Ellen Widdup’s escape to the country

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MY DAUGHTER has finally started to eat meat again.

“I’m not a vegetarian anymore, Mummy,” she announced at suppertime as I dished up the pasta bake. “I’ve decided to be a Christian instead.”

“Really?” I replied, eyebrows raised. I could see no obvious connection between carnivore and Christian but she has been learning about a variety of different religions at school, so I figured she might know something I didn’t. “What does that mean then?” I asked.

“Simple,” she replied. “It just means you can eat meat as long as you remember to say ‘grace’ first.”

Her logic was somewhat baffling but I wasn’t about to complain.

To be honest, the rest of us have got rather sick of eating Quorn-based substitutes in our favourite meals, supplemented with large helpings of cheese.

“So what shall I make for supper tomorrow, then?” I asked her. “Spag bol? Shepherd’s pie? Lasagne?”

She wrinkled her nose.

“All those things are very nice and you make them very well,” she said diplomatically. “But it’s a bit boring having the same meals all the time.

“Maybe you should experiment with something new?”

It was a fair point. I have to admit to having a repertoire of about 10 dishes which have been made, on a rota basis, for about five years now.

They include a nice roast dinner, various nursery food favourites made with mince, macaroni cheese, meatballs, bangers and mash, a rather mild curry and fajitas.

But despite the fact that my shelves are crammed with cookery books, my kitchen drawer is full of recipes I have ripped out of magazines and I have a real addiction to foodie television programmes, I never deviate.

I realise this sounds dreadfully dull but, in my defence, I am not the only woman out there who sticks to what she knows best.

A recent survey of mothers revealed one in three has a bank of just eight meals they serve to their families.

I wonder if, like me, the reason for this is not because they don’t want to try something new but because they just can’t face the battle if one of their children complains.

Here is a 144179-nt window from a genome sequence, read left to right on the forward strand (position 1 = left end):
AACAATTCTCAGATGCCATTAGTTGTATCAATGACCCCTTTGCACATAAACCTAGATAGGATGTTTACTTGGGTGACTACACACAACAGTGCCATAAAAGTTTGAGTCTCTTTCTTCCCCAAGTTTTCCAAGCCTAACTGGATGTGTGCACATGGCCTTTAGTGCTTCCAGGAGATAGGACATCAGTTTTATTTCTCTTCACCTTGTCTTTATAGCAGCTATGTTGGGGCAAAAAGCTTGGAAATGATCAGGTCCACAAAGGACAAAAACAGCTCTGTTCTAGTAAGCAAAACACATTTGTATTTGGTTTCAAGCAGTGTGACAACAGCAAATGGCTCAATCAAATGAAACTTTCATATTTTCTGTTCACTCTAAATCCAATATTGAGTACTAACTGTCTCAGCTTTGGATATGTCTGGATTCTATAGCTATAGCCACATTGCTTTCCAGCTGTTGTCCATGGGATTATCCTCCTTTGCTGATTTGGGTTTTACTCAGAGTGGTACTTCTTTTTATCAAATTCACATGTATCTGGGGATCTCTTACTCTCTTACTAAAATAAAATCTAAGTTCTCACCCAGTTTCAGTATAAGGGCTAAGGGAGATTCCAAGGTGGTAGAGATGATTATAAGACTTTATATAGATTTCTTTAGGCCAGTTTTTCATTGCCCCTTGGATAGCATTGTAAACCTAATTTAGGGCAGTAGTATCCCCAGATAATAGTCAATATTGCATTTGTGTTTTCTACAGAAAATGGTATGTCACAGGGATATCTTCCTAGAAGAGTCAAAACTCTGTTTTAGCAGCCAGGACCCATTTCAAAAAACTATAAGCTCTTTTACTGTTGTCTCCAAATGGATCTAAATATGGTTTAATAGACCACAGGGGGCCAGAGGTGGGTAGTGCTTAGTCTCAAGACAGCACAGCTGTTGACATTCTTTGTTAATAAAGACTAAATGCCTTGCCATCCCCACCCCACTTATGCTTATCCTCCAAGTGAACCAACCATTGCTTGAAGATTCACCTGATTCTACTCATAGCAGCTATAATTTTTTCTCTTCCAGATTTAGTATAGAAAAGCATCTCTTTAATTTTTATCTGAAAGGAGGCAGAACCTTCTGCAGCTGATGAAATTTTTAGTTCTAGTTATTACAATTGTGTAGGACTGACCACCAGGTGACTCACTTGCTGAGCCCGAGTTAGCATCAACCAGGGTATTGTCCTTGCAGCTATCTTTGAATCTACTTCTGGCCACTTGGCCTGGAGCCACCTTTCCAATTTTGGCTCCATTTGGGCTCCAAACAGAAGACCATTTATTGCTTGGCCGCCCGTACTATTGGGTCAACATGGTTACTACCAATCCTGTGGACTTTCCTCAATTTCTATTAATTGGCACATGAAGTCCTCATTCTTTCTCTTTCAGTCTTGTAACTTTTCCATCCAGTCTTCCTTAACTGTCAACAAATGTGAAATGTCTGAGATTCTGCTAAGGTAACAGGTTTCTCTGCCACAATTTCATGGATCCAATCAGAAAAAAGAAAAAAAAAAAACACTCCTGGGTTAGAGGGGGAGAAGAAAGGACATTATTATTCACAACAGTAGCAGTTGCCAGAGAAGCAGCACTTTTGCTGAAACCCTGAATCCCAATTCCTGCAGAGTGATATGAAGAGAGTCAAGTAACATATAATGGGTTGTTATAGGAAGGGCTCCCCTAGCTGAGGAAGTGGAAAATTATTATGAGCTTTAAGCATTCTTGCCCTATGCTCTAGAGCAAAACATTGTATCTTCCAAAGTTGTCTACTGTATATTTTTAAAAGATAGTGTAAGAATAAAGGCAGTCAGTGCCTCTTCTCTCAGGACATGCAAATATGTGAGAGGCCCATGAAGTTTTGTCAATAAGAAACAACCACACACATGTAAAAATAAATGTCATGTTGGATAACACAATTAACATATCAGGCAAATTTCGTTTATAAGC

The last thing I want come 7pm is grumpy kids pushing food around their plates while I get irritated trying to make them eat it.

Their fussiness has pushed me into this corner.

My son won’t touch baked beans, hates fish and gags if you present him with sweetcorn. My daughter can’t stand mushrooms, is suspicious of cheese which isn’t cheddar and doesn’t do spicy.

My husband isn’t much better. He grimaces if he has to eat anything green, won’t eat the white part of the egg and hates the texture of nuts.

I put my foot down at cooking three different meals a night; which is exactly why I stick to the ones I know will be eaten.

Having said this, my daughter’s complaint about my “boring” menu got me thinking.

Did you know that the typical Briton has 15 cookbooks, featuring more than 1,500 recipes, but has never cooked more than five of them?

I had a look through my own library – an impressive 48 cookbooks – and realised I had made only about 22 of the recipes inside (15 of which were puddings or cakes).

So I made a decision: for just one week I would scrap my usual menu and cook only meals from recipes I have never attempted before.

On Monday I made Chicken Satay. I grated ginger, crushed garlic, de-seeded a chilli, splashed soy sauce, squeezed limes and added a nice dollop of peanut butter.

“Too spicy,” complained my daughter.

“Too nutty,” mumbled my husband.

“Gross,” piped up my son.

On Tuesday it was Pad Thai. I followed the instructions but the result was a bowl of soggy noodles in a coating of scrambled egg. Understandably, it was not met with overwhelming enthusiasm.

Wednesday was one of Jamie Oliver’s 15-minute marvels, with chicken in a Chinese five-spice rub and a salad of watermelon and beansprouts.

The concept of having fruit with a savoury dish did not go down well.

“It’s just weird,” was my daughter’s verdict.

Thursday I turned to Delia and made some pork spare ribs in barbecue sauce.

All was going well until my daughter, who was helping me in the kitchen, managed to get Tabasco sauce in her eye and then refused to even try them.

On Friday I made Gordon Ramsay’s baked courgette risotto.

It was eaten, thankfully, although my husband said it looked a little like the contents of a jar of babyfood.

Saturday I attempted a more exciting Indian feast than our usual Korma. I kept the spice light and made plenty of pilau rice.

Surprisingly, this was enjoyed by all.

Could it be that my culinary adventure had expanded their palates and encouraged them to try new things?

Cheered, I decided to reward them with a twist on the classic Sunday roast chicken.

I used a Peri Peri recipe from Lorraine Pascale which boasted lashings of paprika, oregano, chilli, ginger and red wine vinegar.

It looked and smelt like heaven.

As we sat down to eat, my daughter solemnly bowed her head. Despite our previous conversation, this was the first time I had seen her attempt a prayer at mealtimes, so I was a bit taken aback.

“I’m going to say ‘grace’, Mummy,” she announced.

“OK,” I replied. “If it makes you feel better about eating the chicken, you go right ahead.”

“This isn’t about eating meat,” she said. “I just wanted to pray that you would start making Spaghetti Bolognese again soon. I’m not that keen on you experimenting after all.”

You can email me at EllenWiddup@journalist.com or find me on Twitter @EllenWiddup

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